Craft Beer Might be Getting Too Popular for Sam Adams

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If you're bullish on high-quality, craft beer, you might be inclined to purchase shares of Sam Adams-maker Boston Beer (NYSE: SAM). The stock has been a great growth story, rallying over 300% in the last five years, and 25% in 2013 alone.

The demand for craft beer is up, particularly among millennials -- the only group of beer drinkers that’s actually growing in number. But along with that demand has come a tidal wave of supply -- both the number of breweries in existence, and those in the planning stages, has exploded to multi-generational highs.

The craft beer revolution

The number of breweries in the US steadily declined for most of the 20th century. After bottoming out at less than 100 in the late 1970s, the industry has seen explosive growth in recent decades. Today, there are over 2400 breweries in the US -- a number not seen since well before the first World War.

Restaurants have taken to brewing their own beers, while bars use the number of different beers on tap as a selling point. “Beer Fests” (and other craft beer-centered events) have become popular.

The big beer companies have been forced to respond. Early last year, Anheuser-Busch InBev (NYSE: BUD) launched Bud Light Platinum -- an upscale version of its popular light beer clearly aimed at the craft beer market. The year before, it acquired Chicago-based, craft brewery Goose Island.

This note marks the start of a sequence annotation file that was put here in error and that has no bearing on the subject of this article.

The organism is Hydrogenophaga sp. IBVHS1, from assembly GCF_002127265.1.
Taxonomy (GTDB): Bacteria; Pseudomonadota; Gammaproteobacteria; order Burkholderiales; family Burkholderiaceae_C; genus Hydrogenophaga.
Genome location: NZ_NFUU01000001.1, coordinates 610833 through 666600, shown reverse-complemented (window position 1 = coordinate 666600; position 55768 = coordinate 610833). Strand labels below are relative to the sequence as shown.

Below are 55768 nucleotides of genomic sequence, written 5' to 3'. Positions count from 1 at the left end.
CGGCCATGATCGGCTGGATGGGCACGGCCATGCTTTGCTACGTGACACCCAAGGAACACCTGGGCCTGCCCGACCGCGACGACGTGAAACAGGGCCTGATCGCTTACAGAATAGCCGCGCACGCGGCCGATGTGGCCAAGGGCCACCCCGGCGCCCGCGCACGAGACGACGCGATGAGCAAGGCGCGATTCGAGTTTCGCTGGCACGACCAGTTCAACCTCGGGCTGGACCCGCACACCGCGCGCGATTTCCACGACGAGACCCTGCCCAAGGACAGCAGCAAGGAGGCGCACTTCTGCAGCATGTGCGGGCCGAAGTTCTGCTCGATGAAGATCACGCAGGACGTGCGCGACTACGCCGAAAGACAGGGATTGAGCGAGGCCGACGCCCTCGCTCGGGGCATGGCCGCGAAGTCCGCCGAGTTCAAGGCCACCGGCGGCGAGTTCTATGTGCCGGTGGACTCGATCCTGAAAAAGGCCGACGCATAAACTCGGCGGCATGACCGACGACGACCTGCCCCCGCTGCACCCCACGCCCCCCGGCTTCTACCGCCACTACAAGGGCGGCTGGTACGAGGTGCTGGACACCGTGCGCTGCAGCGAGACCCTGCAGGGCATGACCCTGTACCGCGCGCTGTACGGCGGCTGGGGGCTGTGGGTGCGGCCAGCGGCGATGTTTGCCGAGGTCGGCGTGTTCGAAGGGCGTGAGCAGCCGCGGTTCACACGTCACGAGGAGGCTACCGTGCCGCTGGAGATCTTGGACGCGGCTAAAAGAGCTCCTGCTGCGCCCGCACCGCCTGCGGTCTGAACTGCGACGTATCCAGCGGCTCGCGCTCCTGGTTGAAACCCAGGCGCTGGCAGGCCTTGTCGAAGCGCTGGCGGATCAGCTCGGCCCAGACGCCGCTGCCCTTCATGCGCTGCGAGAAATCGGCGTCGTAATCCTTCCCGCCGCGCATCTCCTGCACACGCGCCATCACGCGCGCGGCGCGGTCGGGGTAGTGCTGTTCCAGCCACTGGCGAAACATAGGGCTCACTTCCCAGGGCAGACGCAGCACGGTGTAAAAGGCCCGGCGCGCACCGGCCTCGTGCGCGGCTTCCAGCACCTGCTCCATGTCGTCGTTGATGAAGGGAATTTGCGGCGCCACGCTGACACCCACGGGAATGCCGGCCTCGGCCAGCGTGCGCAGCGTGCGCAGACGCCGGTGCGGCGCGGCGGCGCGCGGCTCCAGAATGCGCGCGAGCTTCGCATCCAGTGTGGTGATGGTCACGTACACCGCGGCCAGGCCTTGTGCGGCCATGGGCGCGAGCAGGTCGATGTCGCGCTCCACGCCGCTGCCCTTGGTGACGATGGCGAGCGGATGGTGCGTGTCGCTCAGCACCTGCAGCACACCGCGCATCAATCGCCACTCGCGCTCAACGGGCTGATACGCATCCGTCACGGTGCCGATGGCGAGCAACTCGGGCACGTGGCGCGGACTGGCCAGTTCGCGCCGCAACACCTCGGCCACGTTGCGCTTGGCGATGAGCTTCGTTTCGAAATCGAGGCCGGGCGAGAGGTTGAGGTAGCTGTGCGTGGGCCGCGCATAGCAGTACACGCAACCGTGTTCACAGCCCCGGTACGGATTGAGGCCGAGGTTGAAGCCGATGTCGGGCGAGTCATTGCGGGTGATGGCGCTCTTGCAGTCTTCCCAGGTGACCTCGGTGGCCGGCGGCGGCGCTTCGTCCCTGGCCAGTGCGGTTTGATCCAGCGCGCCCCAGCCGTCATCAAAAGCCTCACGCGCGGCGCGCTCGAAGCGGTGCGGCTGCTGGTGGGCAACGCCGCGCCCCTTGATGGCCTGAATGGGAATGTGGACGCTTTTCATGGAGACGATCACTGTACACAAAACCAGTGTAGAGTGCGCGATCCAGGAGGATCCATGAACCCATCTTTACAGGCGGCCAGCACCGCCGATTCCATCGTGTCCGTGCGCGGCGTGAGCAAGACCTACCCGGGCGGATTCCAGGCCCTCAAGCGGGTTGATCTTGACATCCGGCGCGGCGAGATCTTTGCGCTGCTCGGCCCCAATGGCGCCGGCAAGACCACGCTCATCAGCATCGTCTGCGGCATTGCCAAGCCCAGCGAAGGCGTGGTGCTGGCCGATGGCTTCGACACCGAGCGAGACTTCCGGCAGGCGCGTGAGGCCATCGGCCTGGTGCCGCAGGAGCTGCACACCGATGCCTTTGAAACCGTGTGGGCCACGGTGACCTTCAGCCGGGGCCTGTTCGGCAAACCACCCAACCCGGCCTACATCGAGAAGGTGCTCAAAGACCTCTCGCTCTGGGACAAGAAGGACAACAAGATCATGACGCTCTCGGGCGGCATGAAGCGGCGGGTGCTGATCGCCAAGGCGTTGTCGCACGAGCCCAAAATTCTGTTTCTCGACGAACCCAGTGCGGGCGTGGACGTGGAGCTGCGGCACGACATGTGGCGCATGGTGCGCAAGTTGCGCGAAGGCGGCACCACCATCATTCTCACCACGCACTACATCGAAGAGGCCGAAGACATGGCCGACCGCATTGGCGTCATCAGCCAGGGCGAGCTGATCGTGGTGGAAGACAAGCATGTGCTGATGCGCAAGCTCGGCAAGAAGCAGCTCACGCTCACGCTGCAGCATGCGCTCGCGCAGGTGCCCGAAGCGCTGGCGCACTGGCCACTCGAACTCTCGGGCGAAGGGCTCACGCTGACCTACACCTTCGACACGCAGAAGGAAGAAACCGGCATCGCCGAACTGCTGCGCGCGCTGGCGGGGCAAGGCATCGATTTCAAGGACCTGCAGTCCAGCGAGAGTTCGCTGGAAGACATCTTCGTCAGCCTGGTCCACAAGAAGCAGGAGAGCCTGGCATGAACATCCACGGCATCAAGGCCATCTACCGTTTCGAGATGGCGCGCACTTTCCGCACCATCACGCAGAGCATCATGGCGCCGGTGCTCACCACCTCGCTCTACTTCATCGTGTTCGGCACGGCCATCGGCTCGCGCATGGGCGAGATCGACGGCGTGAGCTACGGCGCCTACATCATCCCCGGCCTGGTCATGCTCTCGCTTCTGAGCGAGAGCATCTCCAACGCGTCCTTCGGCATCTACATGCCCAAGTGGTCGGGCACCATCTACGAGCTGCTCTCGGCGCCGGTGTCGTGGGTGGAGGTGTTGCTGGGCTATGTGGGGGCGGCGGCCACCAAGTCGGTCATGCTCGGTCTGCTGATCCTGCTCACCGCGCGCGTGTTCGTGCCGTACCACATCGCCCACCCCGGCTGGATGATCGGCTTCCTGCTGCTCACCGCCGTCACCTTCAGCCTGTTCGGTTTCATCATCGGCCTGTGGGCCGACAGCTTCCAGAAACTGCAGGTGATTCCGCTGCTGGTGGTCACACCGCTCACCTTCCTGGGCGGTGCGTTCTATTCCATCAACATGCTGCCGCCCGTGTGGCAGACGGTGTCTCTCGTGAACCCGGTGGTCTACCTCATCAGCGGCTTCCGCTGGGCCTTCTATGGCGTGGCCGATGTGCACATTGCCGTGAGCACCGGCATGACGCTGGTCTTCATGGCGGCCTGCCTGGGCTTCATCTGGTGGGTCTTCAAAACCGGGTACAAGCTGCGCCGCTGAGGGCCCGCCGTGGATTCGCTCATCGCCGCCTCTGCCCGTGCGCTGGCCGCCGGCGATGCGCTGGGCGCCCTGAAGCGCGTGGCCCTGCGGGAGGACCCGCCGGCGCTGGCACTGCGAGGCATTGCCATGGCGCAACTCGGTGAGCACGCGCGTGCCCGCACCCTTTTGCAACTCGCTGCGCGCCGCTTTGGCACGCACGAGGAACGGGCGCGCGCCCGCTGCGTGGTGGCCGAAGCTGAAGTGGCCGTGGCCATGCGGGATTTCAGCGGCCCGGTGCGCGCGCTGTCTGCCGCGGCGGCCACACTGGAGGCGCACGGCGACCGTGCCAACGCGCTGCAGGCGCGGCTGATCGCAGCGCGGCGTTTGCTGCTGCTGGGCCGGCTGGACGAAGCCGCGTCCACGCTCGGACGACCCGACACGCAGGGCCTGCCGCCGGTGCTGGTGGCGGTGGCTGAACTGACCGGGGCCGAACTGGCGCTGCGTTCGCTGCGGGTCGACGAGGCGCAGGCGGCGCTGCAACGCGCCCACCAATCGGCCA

For its part, rival Molson Coors (NYSE: TAP) has championed Leinenkugel’s and Blue Moon. On the company’s last earnings call, management revealed that it was planning to push new versions of these beers later this year.

Overall, sales of craft beer grew 15% in 2012 -- well outpacing the larger beer industry, which grew less than 1%. Boston Beer has benefitted from this trend, as its sales have soared -- revenue jumped 20% in the first quarter of 2013.

Too many breweries

But the problem with Boston Beer isn't one of momentum, or of demographics. Rather, the issue I have is with the company’s increasing competition.

Boston Beer may be the country’s biggest, most well-known craft brewery. As avid beer drinker, I can personally attest to the quality of their products. And they continue to innovate; analysts at Goldman Sachs just upgraded the stock on the strength of their new brand, Angry Orchard.

But I believe it would be a mistake to view craft beers in the same light as the traditional, big name brands. As a fan of craft beer, and a bartender in a previous life, it is my observation that beer drinkers seem to fall into one of two categories: those who drink craft beer, and those who don’t.

Brand loyalty is low

For those that don’t, brand loyalty seems to run quite high. But for the craft beer drinkers, it is fundamentally the opposite. Part of the enjoyment of craft beer is the thrill of discovering something new -- hence the popularity of the aforementioned craft beer fests and the rise of craft beer rating apps.